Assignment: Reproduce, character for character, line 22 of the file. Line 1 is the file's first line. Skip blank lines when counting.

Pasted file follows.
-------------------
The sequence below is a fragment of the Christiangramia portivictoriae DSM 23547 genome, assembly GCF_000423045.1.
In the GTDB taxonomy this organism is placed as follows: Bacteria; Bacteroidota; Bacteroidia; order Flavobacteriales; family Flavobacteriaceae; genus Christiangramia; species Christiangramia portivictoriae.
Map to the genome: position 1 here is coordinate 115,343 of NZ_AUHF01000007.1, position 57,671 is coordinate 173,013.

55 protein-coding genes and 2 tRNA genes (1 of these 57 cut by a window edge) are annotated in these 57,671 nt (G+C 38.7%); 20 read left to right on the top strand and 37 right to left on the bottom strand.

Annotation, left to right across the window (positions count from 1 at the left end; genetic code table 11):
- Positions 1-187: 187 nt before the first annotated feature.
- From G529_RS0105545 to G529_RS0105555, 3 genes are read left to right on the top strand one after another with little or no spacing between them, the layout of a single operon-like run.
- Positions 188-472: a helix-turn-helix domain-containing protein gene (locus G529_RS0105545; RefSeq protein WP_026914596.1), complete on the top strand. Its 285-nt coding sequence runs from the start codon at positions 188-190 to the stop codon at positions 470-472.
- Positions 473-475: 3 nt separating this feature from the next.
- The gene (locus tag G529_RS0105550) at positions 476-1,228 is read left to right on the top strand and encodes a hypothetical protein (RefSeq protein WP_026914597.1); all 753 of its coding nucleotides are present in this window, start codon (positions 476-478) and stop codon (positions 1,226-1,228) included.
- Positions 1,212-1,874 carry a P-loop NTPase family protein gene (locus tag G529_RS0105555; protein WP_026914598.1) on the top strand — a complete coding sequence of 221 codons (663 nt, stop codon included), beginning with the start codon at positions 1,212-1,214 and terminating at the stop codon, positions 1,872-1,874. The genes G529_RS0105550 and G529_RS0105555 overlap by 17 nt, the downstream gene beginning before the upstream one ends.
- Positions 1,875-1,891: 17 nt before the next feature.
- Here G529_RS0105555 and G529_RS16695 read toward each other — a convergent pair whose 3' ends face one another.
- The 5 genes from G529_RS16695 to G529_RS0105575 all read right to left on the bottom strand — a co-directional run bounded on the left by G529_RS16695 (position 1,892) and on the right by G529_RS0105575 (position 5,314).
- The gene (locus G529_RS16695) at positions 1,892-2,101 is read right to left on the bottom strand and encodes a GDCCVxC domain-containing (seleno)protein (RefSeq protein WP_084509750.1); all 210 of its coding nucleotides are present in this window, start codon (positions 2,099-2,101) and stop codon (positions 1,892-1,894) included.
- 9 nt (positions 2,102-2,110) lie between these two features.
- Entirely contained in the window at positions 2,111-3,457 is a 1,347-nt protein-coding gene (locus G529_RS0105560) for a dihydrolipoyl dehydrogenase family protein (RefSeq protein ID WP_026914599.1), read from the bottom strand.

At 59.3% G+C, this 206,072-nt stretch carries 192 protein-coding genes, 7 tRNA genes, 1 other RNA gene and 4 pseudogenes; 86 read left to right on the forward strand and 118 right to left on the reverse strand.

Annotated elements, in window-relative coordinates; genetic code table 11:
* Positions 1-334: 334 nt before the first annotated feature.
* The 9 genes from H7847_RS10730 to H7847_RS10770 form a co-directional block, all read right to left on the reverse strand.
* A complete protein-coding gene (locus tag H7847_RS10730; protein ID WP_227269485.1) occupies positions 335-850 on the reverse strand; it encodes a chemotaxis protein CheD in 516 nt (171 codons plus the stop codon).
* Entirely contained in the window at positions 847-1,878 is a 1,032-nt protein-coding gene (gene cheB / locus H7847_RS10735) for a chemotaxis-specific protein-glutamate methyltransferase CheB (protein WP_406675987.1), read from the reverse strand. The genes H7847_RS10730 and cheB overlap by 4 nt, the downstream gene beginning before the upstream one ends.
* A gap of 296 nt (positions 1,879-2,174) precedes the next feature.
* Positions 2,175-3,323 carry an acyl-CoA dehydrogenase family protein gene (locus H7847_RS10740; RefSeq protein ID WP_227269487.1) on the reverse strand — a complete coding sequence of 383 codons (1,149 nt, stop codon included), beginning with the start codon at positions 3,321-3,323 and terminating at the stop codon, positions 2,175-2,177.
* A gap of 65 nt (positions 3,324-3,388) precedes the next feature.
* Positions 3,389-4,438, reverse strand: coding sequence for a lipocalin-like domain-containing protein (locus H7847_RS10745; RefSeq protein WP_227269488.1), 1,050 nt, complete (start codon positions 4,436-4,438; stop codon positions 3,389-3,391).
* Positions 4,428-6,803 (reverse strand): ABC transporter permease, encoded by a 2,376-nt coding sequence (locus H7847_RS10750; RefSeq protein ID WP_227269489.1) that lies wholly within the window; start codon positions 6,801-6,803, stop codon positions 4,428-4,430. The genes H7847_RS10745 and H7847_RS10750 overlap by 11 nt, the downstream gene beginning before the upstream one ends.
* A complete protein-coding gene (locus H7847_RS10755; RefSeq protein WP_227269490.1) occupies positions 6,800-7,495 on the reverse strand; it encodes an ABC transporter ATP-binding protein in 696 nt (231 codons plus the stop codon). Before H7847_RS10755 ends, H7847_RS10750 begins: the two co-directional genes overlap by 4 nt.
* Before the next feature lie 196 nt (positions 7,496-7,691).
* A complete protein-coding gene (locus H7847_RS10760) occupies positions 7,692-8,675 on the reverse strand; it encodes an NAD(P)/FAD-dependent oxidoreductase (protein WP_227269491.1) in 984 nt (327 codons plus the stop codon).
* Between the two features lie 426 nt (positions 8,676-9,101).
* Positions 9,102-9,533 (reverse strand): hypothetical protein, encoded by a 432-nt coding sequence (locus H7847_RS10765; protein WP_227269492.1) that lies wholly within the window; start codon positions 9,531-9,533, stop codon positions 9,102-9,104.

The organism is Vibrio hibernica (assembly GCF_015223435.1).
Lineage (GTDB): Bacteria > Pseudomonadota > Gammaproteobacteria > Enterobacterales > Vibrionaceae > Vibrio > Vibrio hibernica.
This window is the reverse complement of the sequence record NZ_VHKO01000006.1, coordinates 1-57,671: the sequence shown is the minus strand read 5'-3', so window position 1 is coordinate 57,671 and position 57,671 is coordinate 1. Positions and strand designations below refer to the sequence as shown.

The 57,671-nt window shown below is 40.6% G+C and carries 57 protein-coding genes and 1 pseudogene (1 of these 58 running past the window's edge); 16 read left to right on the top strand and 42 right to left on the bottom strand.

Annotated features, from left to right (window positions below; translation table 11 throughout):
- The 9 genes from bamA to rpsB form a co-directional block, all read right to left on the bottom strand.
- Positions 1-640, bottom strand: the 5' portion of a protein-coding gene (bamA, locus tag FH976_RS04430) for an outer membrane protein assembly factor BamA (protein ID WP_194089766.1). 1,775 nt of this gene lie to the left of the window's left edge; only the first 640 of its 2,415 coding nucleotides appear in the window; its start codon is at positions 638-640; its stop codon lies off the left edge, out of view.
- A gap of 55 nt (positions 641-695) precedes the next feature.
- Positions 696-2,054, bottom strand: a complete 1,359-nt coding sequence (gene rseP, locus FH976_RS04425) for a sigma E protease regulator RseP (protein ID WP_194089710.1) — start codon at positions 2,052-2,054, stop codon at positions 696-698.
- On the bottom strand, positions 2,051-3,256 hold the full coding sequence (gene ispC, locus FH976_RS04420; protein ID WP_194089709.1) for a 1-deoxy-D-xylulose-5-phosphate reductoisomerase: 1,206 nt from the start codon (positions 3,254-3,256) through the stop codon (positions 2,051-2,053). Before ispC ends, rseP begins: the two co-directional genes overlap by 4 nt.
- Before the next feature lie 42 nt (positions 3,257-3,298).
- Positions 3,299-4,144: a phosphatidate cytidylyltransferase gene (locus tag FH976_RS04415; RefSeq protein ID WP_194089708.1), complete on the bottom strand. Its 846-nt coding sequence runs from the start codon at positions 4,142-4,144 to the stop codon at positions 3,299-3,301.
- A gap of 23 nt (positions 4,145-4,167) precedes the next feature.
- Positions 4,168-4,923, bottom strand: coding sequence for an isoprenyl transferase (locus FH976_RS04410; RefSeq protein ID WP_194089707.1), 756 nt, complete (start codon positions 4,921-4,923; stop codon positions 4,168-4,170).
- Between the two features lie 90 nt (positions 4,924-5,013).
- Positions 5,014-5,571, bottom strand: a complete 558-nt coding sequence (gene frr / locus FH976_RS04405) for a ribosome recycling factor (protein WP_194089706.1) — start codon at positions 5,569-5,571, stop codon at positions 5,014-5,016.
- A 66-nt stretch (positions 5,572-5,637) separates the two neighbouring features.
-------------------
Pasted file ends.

* A complete protein-coding gene (locus tag H7847_RS10730; protein ID WP_227269485.1) occupies positions 335-850 on the reverse strand; it encodes a chemotaxis protein CheD in 516 nt (171 codons plus the stop codon).